“Our squadron is one of the few police helicopter units in Germany, which train in cooperation with the “Bergwacht” (mountain rescue). In addition to practicing winch operations we also train cargo flights with sling loads like the Bamby Bucket. This particular training really helps us to prepare for difficult situations. An example is a wind energy plant, which stood on fire after being struck by lightning. The fire brigade wasn’t able to reach the burning rotor blade, because of the height of the structure. We could extinguish the fire with only two approaches, saving the energy plant from being completely destroyed, thus preventing a costly damage,” Stefan Haupt adds.

When asked if likes his job, Haupt smiles. “There is no better work than flying,” he answers. Like most boys he dreamed of being a pilot or a police officer when he was young. By combining both professions he is living his dream. During the time of the German Democratic Republic he fulfilled his conscription in the armed forces or “NVA” (National Volks Armee) in a military police unit. After the mandatory service time, he elected to enlist in the regular police force. Since applicants have to have a completed training in a different profession before signing up for police school, Haupt first trained as a motor mechanic in order to meet the requirements. After passing the basic police training and studying at the university from 1993 until 1996, he was chief of the civil German Polizei Helicoptertask force and worked as regular police officer.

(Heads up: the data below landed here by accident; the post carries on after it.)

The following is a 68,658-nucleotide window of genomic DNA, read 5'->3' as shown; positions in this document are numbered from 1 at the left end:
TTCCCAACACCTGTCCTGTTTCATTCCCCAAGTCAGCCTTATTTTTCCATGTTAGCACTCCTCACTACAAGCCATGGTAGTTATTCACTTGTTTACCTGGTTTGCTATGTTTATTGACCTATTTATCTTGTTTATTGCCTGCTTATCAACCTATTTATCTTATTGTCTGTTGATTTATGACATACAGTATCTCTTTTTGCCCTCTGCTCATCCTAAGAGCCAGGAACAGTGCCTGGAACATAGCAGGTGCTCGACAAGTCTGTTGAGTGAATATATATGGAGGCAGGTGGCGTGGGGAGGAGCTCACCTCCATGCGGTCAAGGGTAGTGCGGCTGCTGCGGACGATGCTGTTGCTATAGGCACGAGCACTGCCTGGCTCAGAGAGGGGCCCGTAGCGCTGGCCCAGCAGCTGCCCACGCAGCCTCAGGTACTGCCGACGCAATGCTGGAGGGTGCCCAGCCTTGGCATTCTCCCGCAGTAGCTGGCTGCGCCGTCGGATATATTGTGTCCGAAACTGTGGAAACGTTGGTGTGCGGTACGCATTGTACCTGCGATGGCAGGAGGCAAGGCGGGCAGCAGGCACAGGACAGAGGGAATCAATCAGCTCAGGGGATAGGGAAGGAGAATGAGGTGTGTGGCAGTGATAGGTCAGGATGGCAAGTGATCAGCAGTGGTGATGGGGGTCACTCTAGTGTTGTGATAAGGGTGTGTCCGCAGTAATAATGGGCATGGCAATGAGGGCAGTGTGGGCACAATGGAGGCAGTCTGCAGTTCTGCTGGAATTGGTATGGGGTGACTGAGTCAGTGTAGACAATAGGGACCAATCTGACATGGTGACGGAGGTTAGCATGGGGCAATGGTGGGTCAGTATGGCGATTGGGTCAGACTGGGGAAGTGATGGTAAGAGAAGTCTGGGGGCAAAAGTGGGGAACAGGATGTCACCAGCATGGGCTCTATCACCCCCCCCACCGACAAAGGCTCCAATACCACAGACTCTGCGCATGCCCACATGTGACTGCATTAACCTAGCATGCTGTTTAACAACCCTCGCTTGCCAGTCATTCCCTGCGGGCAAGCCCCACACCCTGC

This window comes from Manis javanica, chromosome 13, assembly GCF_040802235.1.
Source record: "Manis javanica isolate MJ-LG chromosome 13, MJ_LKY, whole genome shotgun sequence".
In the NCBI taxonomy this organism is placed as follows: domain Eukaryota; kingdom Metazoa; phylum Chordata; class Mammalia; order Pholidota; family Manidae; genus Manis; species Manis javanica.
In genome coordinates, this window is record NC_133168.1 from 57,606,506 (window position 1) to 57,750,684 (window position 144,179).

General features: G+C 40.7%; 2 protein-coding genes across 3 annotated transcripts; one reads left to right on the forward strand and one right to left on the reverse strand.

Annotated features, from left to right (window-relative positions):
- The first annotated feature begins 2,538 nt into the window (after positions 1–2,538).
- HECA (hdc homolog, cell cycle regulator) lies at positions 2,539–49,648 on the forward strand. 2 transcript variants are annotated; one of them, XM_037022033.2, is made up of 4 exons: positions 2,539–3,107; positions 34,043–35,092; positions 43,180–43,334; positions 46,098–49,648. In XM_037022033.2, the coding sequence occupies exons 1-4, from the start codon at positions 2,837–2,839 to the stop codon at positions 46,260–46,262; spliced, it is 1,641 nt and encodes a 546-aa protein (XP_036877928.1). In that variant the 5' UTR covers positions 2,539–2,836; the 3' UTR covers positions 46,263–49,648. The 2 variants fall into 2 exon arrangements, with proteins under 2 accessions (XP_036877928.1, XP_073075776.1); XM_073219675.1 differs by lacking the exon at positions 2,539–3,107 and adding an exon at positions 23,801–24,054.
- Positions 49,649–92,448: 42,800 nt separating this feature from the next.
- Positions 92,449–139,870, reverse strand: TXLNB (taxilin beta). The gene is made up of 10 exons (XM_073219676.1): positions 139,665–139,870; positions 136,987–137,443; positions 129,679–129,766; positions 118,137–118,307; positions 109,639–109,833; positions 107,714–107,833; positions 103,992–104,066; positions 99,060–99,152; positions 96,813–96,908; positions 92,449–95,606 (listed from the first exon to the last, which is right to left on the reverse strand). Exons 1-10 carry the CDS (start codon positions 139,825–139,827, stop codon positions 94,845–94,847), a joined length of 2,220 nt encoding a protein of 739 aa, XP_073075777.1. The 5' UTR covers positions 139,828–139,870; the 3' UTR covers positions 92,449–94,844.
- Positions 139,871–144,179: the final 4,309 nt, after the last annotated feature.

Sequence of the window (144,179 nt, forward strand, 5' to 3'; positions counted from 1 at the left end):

By chance Haupt came across an advertisement stating that the police helicopter squadron was searching for new pilots – he made an application and passed the tests of DLR (Deutsches Zentrum für Luft- und Raumfahrt, German Aerospace Center) in the city of Hamburg in northern Germany. After receiving his pilot licence and logging several hundred hours of flight time, he worked as a flight instructor for the German Police as well as for the German Border Police. “Nowadays it is something special for me to have a regular working week here in the squadron. During my education and my work as a flight instructor I always had to travel to Bonn Hangelar where the central German police helicopter school for both, the Federal Police and the state´s police, is located. I was also sent to Donauwörth where Eurocopter Germany has its main office. They have great full flight simulators there where we can train flight- and emergency procedures,” he recalls. Stefan Haupt is one of the pilots with the most ratings for aircrafts in the squadron. He is allowed to fly EC145, BO-105, EC135, EC120 (the training helicopter of the Federal Police) and Robinson R44, which he operates as freelance pilot for a local helicopter company. Furthermore he has a licence for an ultra light aircraft, and he owns a motor glider.

The helicopter unit in Erfurt is one of ten German police helicopter squadrons. About 16 people, seven of them pilots, work there and fly about 1100 missions per year gathering 800 to 900 hours of flight time. The crews work in two (weekend) to three (working day) shifts during 24 hours, 365 days per year.

It is evening and time for Stefan Haupt to leave his work and to return home. As he walks through the hangar he stops for a moment at the EC145. “It’s a good working horse and I really like flying her,” he comments as he pats the helicopter. Then he passes through the airport door and moves to his vehicle, a motorbike, and his second favourite means of transport – next to flying helicopters.